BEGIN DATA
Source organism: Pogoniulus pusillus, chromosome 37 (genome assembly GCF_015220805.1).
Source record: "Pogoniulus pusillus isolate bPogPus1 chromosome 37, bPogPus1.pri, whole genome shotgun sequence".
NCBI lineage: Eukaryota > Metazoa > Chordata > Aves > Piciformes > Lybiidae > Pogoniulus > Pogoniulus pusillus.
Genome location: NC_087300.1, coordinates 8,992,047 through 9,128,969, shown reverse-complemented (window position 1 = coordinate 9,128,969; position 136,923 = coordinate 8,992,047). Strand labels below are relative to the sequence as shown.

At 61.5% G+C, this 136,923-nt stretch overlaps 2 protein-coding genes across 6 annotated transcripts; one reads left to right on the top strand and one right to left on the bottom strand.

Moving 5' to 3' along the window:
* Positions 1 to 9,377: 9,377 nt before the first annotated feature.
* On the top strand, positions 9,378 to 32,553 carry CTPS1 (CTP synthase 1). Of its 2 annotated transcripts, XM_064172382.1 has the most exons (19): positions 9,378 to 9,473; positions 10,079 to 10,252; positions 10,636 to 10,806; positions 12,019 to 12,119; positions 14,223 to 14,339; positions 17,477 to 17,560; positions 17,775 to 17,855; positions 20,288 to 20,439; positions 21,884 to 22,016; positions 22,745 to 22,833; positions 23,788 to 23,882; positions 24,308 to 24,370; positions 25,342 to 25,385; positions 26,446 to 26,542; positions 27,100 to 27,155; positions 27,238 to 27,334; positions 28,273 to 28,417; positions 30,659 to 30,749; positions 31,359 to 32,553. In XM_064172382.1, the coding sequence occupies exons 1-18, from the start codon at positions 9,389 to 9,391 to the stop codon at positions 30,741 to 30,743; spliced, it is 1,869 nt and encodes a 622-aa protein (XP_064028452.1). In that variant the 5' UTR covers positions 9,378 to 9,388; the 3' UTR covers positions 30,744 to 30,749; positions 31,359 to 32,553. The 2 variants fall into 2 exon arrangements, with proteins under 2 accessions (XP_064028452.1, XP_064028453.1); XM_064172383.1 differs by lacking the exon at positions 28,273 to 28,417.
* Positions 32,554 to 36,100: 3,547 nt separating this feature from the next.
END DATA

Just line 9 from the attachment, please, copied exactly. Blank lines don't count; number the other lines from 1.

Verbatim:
* Positions 32,554 to 36,100: 3,547 nt separating this feature from the next.